Today I am jealous of my interview subject because she has ice cream and gummy worms on one of the hottest days of the year, and I hadn’t thought of how awesome either of them would have been. Then again, she’s also eleven years old, so she’s far more perceptive to these kinds of ideas than I would be.
Young, Chilean born actress Santi Ahumada has come to Toronto to help promote her first film Thursday Till Sunday (De Jueves a Domingo). Accompanied by her father, Ahumada seems like a pretty average everyday kid, and not the formally trained actress that appears on screen in Dominga Sotomayor Castillo’s film about a family slowly unravelling during a lengthy road trip. As the daughter of the family, Ahumada conveys a sense of rawness in the film’s most remarkable performance. She’s confused by her bickering parents(Paola Giannini and Francisco Perez-Bannen) and their impending, but largely unspoken break-up, but the performance is too astute to just be beginner’s luck.
It’s not a particularly happy movie considering the subject matter and how it unfolds over the course of its running time, but Ahumada is a perfectly happy kid with the joy of filmmaking not wearing off any time soon. But as with any actor worth her salt, she’s waiting for the right material to come along before jumping into her next project.
We chatted about how she got involved with the film, how she didn’t even know the project was going to be a film, spending long days inside of a car, and what it’s like to be tied to the roof of one.
Dork Shelf: How exactly did you come to be in the film?
Santi Ahumada: I live in Santiago with Dominga, but not really in the city; more up in the mountains and hills where it’s a bit prettier. Dominga was actually my neighbour, and she has a little sister who was one of my friends. I would always be going over their house and I finally met Dominga who asked if I wanted to work with her on this project. She never actually said at the time that it was going to be a film. She always said it was a project. (laughs) I was just, like, “okay!” (laughs) I thought it was either going to be a photography thing or something just for her to watch. Not what it ended up being. I never thought it would travel all over the world.
DS: What has that experience been like for you?
SA: I travelled to a film festival in Columbia and to Vancouver and that was all in about one week, so that was a new feeling for me. Then I went to the premiere in Chile, and now I’m here!
DS: When you heard the word “project” and you first agreed to work with Dominga, did you know it was going to be spending a lot of time in a car and not really getting out a lot at times?
SA: No, but I was prepared for the actual movie because we first did sort of like a teaser for the movie. I participated in that, but it was with different people playing my family. Then once Dominga got the money for it I think I was the person who most knew already what the film was going to be like. (laughs) We filmed for five weeks and most of it was the car. Thankfully I didn’t grow up too much and I still got to be in the movie.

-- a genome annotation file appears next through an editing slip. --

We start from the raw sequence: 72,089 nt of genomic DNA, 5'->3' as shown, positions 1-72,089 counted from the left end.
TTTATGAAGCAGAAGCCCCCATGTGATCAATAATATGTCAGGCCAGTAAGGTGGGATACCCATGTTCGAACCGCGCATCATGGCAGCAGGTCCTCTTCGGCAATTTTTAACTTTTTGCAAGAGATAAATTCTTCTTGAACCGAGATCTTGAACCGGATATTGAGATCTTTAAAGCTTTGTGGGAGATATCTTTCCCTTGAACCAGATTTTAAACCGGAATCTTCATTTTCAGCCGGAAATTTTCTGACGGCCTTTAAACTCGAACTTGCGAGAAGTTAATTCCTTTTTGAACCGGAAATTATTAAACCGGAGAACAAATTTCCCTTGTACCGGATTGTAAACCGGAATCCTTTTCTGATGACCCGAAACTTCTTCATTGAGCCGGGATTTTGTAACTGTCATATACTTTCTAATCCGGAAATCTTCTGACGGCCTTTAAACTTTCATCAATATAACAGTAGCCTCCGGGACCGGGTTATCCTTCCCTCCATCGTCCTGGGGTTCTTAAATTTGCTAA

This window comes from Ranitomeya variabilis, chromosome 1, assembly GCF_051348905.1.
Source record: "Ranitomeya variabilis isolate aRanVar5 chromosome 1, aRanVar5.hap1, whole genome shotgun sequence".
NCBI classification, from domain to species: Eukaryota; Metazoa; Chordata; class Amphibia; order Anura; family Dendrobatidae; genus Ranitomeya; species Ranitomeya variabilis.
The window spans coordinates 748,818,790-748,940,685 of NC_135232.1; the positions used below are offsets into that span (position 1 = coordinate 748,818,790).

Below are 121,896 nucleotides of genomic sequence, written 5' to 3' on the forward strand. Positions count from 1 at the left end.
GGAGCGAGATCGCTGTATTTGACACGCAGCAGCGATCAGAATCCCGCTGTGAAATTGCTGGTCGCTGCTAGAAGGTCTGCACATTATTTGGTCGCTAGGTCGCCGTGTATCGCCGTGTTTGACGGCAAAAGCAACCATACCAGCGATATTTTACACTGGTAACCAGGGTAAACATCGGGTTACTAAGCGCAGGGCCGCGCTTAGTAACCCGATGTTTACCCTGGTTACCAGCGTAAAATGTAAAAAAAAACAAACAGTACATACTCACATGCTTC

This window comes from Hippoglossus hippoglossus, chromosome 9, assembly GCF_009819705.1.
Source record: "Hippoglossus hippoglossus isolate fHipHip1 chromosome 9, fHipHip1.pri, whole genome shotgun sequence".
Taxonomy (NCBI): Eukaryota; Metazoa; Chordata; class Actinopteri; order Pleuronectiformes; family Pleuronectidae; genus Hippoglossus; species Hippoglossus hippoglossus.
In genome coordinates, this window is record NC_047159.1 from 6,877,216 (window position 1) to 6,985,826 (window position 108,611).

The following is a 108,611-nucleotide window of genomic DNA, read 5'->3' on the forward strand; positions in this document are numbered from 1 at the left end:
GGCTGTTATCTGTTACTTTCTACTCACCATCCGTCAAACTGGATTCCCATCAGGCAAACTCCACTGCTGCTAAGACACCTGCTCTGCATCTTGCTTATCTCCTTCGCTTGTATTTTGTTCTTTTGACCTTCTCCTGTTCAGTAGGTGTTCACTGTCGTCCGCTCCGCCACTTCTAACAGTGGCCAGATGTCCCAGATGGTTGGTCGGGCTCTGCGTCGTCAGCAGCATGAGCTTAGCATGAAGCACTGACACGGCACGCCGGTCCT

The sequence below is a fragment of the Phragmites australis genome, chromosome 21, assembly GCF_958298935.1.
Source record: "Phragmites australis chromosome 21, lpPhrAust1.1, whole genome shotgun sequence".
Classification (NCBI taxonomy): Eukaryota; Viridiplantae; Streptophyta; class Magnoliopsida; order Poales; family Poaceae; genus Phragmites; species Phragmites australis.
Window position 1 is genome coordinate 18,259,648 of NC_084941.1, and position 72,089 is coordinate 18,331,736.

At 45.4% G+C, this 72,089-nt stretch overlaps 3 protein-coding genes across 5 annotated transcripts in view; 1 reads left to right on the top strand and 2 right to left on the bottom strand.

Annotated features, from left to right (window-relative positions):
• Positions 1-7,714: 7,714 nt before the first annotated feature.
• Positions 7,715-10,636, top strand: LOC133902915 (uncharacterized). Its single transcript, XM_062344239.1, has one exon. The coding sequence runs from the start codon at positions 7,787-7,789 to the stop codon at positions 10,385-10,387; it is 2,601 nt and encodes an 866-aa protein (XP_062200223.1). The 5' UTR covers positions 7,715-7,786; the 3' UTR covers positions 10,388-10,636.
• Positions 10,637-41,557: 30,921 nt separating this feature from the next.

But we got used to it all fast. We started by hanging out and playing games together and calling each other by our names in the film. Then we started the filming. Everyone was very nice.
DS: So you got along well with your on screen parents and brother?
SA: Well, my brother… (laughs), but the woman who played my mother I got along really, really well with. It was a lot more relaxed outside of the car. The part at the campsite was the best for me once we get out of the car. When we were in the car we would have to do it all over again, and that’s a lot more tiring than running around. It was so much nicer for all of us to get out in the trees and shade and wind.
DS: Did it feel really crowded in the car?
SA: Yeah. Dominga and someone with a mic were always hiding in the back, so it wasn’t just us, and there are these cameras all around us, so it was very crowded at times, which is harder when you can’t really go anywhere or do very much.
DS: It must have been nice when at one point you got a chance to ride on the roof of the car, then. What was that like for you?
SA: She just asked if I was comfortable doing that and I just said, “Yeah, sure!” (laughs) So I got up there and everyone made sure that I was tied into place reeeeeeeeaaaallly tight to the point where I couldn’t move. I definitely wasn’t afraid. I didn’t really think about it too much. (laughs) It was also kind of slow moving because we shot it on a bumpy road. It wasn’t really fast, but it was still fun and fun to watch.